Advocates Keep Working to Contain CURES Medicaid Cuts
Various stakeholders continue coordinating with state Medicaid programs to ensure they maintain sustainable funding.
- By David Kopf
- May 03, 2018
The fight to contain the CURES Act’s impact on Medicaid funding for HME continues. Industry advocates from the American Association for Homecare, the National Coalition for Assistive and Rehab Technology, state and regional HME associations, and VGM Government Relations, as well as other industry stakeholders, continue meeting with state Medicaid programs to limit the impact of the Act at the state level.
Passed in December of 2016, the CURES Act included provisions to give relief to providers and patients affected by the national expansion of competitive bidding to non-bid areas. However, the Act also included an acceleration of the plan to limit the federal financial participation (FFP) matching funds on Medicaid reimbursement for HME to the Medicare fee-for-service payment rates, including for items impacted by competitive bidding-derived rates. Rather than apply those rates in January 2019, the application was to be ramped up by one year to Jan. 1, 2018.
States Medicaid programs have a couple of option as to how they approach this:
- State programs can change their Medicaid state plan DME payment methodology to pay at or a lesser percentage of the Medicare rates for applicable DME items or by amending their state-developed fee schedules.
- Alternatively, they can opt for an aggregate payment comparison or an alternative approach to compliance. CMS has said it will work with those programs to “determine the best approach to calculate the FFP limit for their state using expenditures for the period of Jan. 1, 2018 through Dec. 31, 2018.”
The change impacts funding for a subset of 244 DME HCPCS codes.
AAHomecare reports that it has met with 21 total state Medicaid programs since December 2017 to educate and partner with them to help them comply with the legislation while maintaining sustainable reimbursement and patient access for HME/DME services.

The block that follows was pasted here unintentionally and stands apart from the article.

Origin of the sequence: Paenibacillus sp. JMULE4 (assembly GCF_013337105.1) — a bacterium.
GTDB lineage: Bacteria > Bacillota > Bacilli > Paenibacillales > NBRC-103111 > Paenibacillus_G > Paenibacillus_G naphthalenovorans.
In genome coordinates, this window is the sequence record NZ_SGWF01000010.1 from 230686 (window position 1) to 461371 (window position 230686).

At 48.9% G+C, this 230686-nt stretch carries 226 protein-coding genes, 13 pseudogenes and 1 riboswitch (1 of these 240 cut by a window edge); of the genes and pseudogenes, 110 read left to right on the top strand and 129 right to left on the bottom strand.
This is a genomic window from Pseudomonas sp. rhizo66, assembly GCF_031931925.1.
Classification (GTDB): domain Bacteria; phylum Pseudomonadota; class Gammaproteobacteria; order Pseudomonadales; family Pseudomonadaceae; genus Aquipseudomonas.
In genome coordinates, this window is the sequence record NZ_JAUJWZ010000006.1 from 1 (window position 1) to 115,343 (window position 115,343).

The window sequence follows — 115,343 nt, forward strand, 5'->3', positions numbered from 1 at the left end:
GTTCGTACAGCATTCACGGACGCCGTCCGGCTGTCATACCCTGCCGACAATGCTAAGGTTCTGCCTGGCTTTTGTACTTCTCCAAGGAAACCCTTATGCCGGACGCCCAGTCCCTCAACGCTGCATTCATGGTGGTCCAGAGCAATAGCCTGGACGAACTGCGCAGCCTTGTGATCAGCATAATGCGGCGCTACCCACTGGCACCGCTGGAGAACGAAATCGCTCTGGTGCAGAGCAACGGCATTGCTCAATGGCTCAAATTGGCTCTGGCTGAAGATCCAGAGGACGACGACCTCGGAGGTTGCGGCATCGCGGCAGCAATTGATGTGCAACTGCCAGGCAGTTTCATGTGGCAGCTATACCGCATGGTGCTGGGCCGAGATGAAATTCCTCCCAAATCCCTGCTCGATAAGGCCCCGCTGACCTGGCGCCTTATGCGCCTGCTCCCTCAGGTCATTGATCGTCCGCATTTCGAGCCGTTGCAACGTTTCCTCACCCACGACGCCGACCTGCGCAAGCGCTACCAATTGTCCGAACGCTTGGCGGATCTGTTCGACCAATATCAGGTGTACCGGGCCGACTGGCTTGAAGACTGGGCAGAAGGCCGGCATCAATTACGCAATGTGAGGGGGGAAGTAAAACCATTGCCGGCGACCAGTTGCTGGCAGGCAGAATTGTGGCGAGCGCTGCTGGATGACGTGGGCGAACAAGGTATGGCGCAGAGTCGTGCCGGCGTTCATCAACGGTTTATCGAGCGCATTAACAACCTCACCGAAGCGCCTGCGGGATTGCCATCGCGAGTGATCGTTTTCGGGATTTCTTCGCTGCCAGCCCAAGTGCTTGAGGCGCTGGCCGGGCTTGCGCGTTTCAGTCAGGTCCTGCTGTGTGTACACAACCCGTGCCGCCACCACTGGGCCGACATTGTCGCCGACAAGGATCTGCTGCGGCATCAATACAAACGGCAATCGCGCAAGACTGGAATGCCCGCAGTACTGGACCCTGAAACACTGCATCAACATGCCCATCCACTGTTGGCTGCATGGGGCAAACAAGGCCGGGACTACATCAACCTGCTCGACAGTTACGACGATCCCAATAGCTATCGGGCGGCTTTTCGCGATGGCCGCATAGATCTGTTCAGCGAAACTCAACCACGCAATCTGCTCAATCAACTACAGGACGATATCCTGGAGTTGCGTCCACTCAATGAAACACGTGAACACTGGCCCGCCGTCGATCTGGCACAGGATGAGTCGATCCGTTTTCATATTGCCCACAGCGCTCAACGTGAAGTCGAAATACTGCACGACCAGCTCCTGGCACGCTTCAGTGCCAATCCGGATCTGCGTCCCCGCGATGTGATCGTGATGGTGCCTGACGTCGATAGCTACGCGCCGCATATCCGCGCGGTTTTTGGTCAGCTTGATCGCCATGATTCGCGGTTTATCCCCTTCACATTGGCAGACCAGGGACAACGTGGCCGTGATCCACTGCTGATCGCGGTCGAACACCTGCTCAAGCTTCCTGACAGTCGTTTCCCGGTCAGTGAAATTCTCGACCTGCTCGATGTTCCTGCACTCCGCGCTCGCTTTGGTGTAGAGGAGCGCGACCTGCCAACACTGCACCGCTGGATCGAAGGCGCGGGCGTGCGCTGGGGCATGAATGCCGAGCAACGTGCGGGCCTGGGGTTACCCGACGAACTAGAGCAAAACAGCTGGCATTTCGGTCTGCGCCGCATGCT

As of May 2, 11 states have indicated they will change their fee schedules to Medicare rates: Vermont, Montana, Washington, Colorado, Iowa, Kentucky, North Dakota, Connecticut, Maine, Massachusetts, and Alabama. AAHomecare noted that it is working with state associations to convince Iowa, Kentucky, Connecticut, and Alabama to reverse their decision or limit it to a smaller amount of HCPCS based on their utilization.
Twelve states have indicated that they won’t change rates at this time: Florida, Georgia, Hawaii, Michigan, Minnesota, North Carolina, Ohio, Pennsylvania, South Carolina, Tennessee, Texas, and Indiana.
Ten states are still analyzing their data with CMS and AAHomecare to develop their response: New Hampshire, Illinois, New York, Kansas, Missouri, Oklahoma, Rhode Island, Wisconsin, Nebraska, and South Dakota.
“It’s gratifying to work alongside so many dedicated individuals across the country to encourage state Medicaid officials to take a careful look at their options for complying with the CURES Medicaid provisions,” noted Laura Williard, vice president of payer relations for AAHomecare in a public statement. “The persistence and a team-approach exhibited by these leaders has made all the difference in our successes thus far. The state Medicaid programs have been open to meeting with AAHomecare and stakeholders and are appreciative of the partnership to comply with CURES.”
David Kopf is the Editor of HME Business.